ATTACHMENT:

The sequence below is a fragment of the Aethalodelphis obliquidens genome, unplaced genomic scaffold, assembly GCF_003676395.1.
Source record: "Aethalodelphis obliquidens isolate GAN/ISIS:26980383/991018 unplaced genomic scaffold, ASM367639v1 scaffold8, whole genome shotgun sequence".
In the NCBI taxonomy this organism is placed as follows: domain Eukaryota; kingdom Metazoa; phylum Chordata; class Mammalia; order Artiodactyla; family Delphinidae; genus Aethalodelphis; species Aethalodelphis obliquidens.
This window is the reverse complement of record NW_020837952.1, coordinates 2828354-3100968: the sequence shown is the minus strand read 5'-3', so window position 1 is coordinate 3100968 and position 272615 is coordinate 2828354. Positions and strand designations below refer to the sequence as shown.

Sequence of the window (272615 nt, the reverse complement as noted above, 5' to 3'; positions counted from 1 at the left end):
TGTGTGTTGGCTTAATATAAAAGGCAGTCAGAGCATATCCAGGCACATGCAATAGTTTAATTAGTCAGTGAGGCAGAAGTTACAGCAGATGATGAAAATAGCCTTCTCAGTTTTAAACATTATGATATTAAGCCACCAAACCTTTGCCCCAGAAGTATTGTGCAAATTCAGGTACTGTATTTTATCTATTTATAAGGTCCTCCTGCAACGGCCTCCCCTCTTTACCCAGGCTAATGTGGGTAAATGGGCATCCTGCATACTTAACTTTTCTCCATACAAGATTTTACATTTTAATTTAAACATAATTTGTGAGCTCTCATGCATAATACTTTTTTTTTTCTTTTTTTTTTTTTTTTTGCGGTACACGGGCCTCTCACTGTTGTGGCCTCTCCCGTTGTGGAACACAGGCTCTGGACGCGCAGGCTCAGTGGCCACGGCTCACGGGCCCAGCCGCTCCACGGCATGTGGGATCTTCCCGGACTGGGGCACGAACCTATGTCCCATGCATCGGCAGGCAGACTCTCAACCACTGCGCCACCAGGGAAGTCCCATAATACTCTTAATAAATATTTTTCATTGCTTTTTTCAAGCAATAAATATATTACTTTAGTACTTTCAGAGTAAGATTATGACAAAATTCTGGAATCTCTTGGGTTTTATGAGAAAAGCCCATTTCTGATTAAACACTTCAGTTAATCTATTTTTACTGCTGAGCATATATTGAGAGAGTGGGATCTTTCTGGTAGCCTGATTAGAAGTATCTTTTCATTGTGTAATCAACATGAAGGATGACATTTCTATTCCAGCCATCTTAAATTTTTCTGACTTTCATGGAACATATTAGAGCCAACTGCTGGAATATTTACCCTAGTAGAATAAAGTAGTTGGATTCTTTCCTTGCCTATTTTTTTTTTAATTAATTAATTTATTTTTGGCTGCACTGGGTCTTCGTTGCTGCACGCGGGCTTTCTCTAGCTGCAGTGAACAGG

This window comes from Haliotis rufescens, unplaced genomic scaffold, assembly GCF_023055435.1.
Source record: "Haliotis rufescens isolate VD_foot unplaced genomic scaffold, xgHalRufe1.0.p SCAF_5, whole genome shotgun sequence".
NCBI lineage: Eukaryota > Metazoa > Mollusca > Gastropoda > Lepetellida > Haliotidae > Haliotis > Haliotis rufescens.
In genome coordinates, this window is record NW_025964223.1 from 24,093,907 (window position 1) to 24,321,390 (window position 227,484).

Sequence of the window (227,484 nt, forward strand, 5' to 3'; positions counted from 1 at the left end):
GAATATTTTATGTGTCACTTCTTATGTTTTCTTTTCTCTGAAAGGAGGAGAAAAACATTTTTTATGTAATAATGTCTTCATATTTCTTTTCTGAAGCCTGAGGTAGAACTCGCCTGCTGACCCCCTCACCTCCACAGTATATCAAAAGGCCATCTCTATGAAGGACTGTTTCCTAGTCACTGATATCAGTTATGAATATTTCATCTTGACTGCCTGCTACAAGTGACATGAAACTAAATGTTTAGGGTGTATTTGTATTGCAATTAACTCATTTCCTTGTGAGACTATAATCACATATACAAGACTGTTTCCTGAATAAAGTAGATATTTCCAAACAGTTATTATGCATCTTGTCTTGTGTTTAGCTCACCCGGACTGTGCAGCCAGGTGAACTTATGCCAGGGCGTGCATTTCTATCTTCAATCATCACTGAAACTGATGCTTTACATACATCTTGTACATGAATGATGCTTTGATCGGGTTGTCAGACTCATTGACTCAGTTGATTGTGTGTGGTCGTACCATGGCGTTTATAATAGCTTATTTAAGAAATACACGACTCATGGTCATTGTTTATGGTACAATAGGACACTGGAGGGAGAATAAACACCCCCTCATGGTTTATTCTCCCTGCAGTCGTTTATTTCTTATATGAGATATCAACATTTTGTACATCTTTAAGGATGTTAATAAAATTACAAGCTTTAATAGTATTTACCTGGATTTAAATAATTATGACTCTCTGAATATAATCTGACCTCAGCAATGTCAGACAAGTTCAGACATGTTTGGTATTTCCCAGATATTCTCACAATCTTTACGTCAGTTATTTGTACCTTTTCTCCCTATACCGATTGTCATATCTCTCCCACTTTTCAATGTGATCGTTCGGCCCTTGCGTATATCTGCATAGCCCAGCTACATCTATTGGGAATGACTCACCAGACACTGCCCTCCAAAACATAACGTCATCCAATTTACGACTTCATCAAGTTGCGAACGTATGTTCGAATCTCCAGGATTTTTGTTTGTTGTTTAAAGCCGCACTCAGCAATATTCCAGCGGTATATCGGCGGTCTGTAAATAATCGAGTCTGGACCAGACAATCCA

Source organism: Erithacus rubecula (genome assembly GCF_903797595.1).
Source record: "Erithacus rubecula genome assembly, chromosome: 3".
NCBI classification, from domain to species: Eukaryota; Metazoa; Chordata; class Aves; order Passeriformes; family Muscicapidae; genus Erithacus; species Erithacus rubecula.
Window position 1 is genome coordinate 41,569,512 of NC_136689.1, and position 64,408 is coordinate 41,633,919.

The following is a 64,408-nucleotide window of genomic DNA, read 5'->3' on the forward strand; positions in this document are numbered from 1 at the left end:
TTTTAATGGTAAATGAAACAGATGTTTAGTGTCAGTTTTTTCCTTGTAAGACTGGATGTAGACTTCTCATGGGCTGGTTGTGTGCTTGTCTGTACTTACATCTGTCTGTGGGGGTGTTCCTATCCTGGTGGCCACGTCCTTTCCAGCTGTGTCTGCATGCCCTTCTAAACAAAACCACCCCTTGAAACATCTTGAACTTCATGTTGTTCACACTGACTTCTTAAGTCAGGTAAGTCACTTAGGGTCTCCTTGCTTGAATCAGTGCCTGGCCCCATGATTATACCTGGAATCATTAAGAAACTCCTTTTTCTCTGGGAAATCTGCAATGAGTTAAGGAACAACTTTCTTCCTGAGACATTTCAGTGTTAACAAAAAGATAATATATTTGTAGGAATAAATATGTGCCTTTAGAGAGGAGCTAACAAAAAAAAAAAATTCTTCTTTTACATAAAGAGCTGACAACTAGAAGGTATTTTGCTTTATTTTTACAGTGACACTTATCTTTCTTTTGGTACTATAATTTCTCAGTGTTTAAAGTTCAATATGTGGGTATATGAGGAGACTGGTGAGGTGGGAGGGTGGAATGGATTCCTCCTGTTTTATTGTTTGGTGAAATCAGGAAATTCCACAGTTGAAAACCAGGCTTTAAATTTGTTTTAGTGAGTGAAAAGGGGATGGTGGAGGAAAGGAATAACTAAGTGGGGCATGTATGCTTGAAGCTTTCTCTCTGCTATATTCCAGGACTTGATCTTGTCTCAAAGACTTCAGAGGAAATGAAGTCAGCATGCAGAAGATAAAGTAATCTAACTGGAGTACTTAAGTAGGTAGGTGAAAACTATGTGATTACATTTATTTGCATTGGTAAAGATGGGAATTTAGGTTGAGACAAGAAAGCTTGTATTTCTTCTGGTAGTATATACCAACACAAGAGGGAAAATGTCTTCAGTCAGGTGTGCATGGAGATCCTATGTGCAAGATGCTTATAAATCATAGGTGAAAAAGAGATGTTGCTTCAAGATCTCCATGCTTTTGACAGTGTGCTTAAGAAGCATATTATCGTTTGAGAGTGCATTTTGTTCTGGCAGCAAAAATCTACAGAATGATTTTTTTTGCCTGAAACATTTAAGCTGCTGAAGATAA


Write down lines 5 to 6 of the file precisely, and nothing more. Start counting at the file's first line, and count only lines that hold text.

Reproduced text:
Sequence of the window (272615 nt, the reverse complement as noted above, 5' to 3'; positions counted from 1 at the left end):
TGTGTGTTGGCTTAATATAAAAGGCAGTCAGAGCATATCCAGGCACATGCAATAGTTTAATTAGTCAGTGAGGCAGAAGTTACAGCAGATGATGAAAATAGCCTTCTCAGTTTTAAACATTATGATATTAAGCCACCAAACCTTTGCCCCAGAAGTATTGTGCAAATTCAGGTACTGTATTTTATCTATTTATAAGGTCCTCCTGCAACGGCCTCCCCTCTTTACCCAGGCTAATGTGGGTAAATGGGCATCCTGCATACTTAACTTTTCTCCATACAAGATTTTACATTTTAATTTAAACATAATTTGTGAGCTCTCATGCATAATACTTTTTTTTTTCTTTTTTTTTTTTTTTTTGCGGTACACGGGCCTCTCACTGTTGTGGCCTCTCCCGTTGTGGAACACAGGCTCTGGACGCGCAGGCTCAGTGGCCACGGCTCACGGGCCCAGCCGCTCCACGGCATGTGGGATCTTCCCGGACTGGGGCACGAACCTATGTCCCATGCATCGGCAGGCAGACTCTCAACCACTGCGCCACCAGGGAAGTCCCATAATACTCTTAATAAATATTTTTCATTGCTTTTTTCAAGCAATAAATATATTACTTTAGTACTTTCAGAGTAAGATTATGACAAAATTCTGGAATCTCTTGGGTTTTATGAGAAAAGCCCATTTCTGATTAAACACTTCAGTTAATCTATTTTTACTGCTGAGCATATATTGAGAGAGTGGGATCTTTCTGGTAGCCTGATTAGAAGTATCTTTTCATTGTGTAATCAACATGAAGGATGACATTTCTATTCCAGCCATCTTAAATTTTTCTGACTTTCATGGAACATATTAGAGCCAACTGCTGGAATATTTACCCTAGTAGAATAAAGTAGTTGGATTCTTTCCTTGCCTATTTTTTTTTTAATTAATTAATTTATTTTTGGCTGCACTGGGTCTTCGTTGCTGCACGCGGGCTTTCTCTAGCTGCAGTGAACAGG